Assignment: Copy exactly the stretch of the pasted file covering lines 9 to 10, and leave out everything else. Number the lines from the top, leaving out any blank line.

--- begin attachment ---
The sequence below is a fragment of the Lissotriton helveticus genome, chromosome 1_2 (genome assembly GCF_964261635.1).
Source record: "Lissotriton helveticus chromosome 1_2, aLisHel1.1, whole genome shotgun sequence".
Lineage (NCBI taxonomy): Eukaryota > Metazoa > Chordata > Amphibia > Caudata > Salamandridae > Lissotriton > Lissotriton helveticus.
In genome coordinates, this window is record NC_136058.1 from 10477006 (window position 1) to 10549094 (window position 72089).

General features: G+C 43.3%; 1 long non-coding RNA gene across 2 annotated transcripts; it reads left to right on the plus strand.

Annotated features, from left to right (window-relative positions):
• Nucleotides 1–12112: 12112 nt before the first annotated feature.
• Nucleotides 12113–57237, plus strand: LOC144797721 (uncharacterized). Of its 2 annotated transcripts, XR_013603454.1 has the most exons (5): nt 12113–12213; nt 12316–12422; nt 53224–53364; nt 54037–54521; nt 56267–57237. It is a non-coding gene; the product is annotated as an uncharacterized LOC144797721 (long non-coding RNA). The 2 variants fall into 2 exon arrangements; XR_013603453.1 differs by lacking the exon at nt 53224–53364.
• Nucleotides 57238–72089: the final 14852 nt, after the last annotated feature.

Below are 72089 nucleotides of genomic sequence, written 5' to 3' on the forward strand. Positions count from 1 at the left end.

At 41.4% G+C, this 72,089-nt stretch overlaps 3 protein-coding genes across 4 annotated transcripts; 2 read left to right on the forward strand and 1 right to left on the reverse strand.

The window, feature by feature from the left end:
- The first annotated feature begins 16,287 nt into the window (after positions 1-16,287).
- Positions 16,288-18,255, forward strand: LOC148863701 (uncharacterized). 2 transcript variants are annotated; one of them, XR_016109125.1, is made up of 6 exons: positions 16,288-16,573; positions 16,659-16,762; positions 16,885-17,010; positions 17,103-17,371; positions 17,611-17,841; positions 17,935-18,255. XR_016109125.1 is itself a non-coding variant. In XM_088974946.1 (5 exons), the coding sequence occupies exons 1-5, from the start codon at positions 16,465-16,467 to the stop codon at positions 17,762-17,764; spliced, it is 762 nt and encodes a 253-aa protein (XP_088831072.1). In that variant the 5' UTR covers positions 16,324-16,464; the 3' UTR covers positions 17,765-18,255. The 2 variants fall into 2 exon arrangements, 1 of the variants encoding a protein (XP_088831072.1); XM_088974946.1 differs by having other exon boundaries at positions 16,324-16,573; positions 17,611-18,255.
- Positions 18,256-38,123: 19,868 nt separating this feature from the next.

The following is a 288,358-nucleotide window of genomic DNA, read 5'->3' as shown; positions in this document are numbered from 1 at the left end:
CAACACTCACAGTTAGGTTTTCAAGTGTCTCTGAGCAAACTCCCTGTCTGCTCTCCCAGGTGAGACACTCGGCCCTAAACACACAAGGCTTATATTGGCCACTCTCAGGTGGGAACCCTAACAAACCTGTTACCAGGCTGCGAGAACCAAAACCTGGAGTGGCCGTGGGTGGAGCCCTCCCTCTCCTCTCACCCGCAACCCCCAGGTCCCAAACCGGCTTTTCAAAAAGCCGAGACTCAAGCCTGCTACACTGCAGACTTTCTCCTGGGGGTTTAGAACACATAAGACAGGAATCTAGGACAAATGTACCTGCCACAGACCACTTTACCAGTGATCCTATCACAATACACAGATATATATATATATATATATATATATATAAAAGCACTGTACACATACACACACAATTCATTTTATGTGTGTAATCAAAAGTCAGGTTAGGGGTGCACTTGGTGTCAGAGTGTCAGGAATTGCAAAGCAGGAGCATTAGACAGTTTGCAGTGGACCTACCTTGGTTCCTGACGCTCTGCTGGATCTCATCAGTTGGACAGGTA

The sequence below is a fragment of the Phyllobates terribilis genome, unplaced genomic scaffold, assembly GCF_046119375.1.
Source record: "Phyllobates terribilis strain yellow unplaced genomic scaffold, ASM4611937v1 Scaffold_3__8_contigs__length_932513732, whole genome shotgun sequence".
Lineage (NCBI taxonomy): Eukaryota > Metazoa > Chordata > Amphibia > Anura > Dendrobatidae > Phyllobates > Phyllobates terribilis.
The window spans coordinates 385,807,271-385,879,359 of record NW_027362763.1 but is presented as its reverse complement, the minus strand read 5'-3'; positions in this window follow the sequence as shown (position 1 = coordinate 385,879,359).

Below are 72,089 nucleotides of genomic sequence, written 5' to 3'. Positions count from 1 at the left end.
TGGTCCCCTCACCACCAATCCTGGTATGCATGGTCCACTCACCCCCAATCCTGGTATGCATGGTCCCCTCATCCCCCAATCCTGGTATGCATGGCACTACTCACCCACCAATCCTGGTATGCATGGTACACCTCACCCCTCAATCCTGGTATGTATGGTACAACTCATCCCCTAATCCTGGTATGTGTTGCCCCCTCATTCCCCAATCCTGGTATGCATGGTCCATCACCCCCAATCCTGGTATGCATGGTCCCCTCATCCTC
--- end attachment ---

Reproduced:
• Nucleotides 57238–72089: the final 14852 nt, after the last annotated feature.

Below are 72089 nucleotides of genomic sequence, written 5' to 3' on the forward strand. Positions count from 1 at the left end.